Lake Michigan charter captains always keep an eye on the weather

Ruben (r) and Tracy (l) Ojeda operate Reel Therapy out of Port Washington and hosted a group of four young baseball players recently that include brothers Blake and Hunter Durbin and Logan Gromacki and Charlie Foerster. (Photo by Dan Durbin)

Waukesha resident and East Troy police officer Ruben Ojeda is making a name for himself as the charter captain running Fish-On Guide Services of Wisconsin out of Port Washington. In the past he ran a 1975 Lund Pro V Limited but after looking for several years he moved to a 30-foot Sport Craft and offered to take me and a group of guys for a trolling session last week.  Along for the ride was my son Hunter, Blake, and Ben Foerster and his son Charlie, and Logan Gromacki. The guys had all played baseball together so we had almost a third of the team on the boat.

During last year’s trip with Ojeda in the Lund he didn’t need a first mate, but with his new boat, he now has one. In fact, it’s his wife, Tracy, who is a school psychologist for the East Troy schools.

“That’s why we named the boat Reel Therapy. It’s a perfect mix of Ruben and me,” she said.  “Being on the water is therapeutic.  I’ve been Ruben’s first mate on and off for about four years now.  Having the summers off makes it a great opportunity for us to fish together.  Ruben needed my help and I was happy to do it.”

As a first mate, Tracy prepares the rods, works the downriggers, monitors lines, nets the fish, and generally coaches up the passengers to get their fish in.

Ojeda said that in general he’s seeing more and more women book charter trips.

“I would say close to 50% of my bookings are made by women,” he said.  “Sometimes it’s corporate outings, sometimes not.  Last season I had a mother-daughter trip where the mother booked the trip for her daughter’s graduation.  I really like taking women out fishing because many times they haven’t fished on Lake Michigan before, and they are eager to learn.  Woman are generally very coachable and we love having them out on the water with us.”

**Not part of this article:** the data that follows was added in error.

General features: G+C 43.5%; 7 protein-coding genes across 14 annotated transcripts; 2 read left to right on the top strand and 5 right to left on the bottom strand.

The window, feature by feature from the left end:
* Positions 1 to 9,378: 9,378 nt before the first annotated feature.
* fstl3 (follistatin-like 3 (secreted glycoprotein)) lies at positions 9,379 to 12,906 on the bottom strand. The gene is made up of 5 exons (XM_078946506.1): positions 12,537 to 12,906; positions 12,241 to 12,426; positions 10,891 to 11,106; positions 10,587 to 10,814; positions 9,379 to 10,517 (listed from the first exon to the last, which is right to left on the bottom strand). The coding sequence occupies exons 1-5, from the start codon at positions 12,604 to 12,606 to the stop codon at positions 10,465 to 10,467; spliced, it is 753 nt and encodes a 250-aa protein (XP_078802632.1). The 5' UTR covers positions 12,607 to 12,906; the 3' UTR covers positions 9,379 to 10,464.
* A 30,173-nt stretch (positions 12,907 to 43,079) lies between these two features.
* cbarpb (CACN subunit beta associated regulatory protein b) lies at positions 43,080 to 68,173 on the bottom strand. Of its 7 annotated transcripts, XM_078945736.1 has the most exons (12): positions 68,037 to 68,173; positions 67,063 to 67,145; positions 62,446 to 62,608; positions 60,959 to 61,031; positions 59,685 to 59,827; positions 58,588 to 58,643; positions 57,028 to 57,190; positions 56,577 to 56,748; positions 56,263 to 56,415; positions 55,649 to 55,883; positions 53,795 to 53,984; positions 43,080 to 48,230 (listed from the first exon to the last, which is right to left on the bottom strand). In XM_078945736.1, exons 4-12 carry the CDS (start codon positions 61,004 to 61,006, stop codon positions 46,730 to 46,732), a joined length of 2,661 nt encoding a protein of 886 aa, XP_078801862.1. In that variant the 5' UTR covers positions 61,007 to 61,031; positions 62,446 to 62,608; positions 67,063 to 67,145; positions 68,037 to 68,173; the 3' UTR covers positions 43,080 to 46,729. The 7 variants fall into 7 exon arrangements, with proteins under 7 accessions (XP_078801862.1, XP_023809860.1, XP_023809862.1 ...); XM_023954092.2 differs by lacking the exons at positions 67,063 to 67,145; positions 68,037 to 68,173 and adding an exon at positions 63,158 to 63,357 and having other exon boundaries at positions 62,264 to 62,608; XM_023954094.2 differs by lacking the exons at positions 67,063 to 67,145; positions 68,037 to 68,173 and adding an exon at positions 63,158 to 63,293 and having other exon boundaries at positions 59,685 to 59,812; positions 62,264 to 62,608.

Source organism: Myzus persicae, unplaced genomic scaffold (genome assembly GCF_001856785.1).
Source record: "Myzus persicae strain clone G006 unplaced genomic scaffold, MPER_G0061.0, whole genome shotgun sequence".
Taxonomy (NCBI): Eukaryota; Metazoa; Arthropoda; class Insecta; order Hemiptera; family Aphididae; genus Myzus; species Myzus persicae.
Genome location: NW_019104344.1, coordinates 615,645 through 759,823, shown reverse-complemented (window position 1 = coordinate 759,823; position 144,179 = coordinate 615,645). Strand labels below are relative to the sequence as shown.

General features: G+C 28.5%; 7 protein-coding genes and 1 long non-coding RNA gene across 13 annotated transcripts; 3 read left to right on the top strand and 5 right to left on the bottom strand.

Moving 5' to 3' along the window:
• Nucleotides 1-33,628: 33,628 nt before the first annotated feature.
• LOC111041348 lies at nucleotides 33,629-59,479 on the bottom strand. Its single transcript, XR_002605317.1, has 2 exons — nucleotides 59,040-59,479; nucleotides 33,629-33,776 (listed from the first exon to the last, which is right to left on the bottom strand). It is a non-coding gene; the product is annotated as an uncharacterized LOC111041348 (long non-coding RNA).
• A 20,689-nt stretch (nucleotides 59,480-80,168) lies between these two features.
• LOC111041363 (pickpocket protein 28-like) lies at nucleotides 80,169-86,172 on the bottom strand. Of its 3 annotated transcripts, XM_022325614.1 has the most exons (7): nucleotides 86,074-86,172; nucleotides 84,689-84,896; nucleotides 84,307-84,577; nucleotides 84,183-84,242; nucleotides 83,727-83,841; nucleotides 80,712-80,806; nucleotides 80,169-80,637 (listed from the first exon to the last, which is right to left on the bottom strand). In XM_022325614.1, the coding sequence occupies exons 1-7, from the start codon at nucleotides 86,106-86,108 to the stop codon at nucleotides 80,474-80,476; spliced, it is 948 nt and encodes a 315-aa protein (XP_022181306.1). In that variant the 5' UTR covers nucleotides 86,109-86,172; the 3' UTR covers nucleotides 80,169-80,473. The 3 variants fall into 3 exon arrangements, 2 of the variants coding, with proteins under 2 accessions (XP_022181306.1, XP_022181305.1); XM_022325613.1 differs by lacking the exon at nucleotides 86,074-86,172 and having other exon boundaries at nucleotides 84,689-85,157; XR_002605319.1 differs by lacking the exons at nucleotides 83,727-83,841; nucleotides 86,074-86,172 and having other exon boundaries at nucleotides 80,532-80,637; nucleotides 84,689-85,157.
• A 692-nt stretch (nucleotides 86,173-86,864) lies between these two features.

Before we left the dock, Ojeda went through the variety of safety equipment on board and showed us how to operate the marine radio in case we needed to call the U.S. Coast Guard.

“You have to be safe out here and respect the water,” he said.  “I don’t mind if a person wants to have a beer, but there is absolutely no getting inebriated out here.  It’s just too dangerous.

Lucky for us, the hardest drink we had on our trip was Gatorade, so we were good on that point.

Ben and I decided to let the youngsters reel in all the fish, but not because we don’t like fighting fish.

“I’ve done this a few times,” Foerster said.  “Charlie has never been out here, so I want him to reel them in.  I have more fun watching the kids catch fish, than me catching them.”

I agreed.  We decided that if the kids got tired, or got to their limit, we’d take a turn.

We were using a variety of lures and depths.

“The water is really cold right now,” Ojeda said.  “We’re about 4 miles out in 130 feet of water but it can vary from day to day.  We’ve been getting them pretty consistently.  Yesterday we had four fish on at once and got them all in which was a lot of fun.  Today we’ll be using a variety of lures on planer boards, Dipsy Divers, and downriggers,” Ojeda said.

Within 30 seconds of dropping the first lure down we had a king salmon hit and Charlie grabbed for it.  Unfortunately, it got off in about a minute.

“These fish are going to do everything they can to get off,” Ojeda said.  “If you can land better than 50% of the kings you’re doing pretty well.”

Ojeda said that when a fish bites, the key is to keep steady tension on the line, nice and steady on the reel but make sure to reel faster if the fish makes a run at the boat.

“You don’t want to pump the rod to get the fish in like you see on some TV shows,” he said.  “Slow and steady is best.  It’s critical to not allow any slack in the line as it can give the fish an opportunity to spit the hook out.”

The next fish was a nice coho, followed by a rainbow trout. Then we repeated the process, putting five fish in the boat.  We missed another five.

Things were starting to turn on as we neared the last hour of the day when Ojeda showed me the weather app on his phone.

“I hate to say it, but we better start heading back,” he said.  “You just don’t want to get caught in a storm out here.  The storms are starting to expand so we need to go.”

I didn’t mind.  We had more action than most of the boats that day despite having to leave the last, best hour of fishing.  As we rolled in it was like someone on a movie set turned on a fog machine.  The last 100 yards we could barely see in front of us.

“Luckily I have radar on my new boat now,” he said.  “It comes in really handy for moments like this.”

Safety first.

Categories: Blog Content, Wisconsin – Dan Durbin

Leave a Reply

Your email address will not be published. Required fields are marked *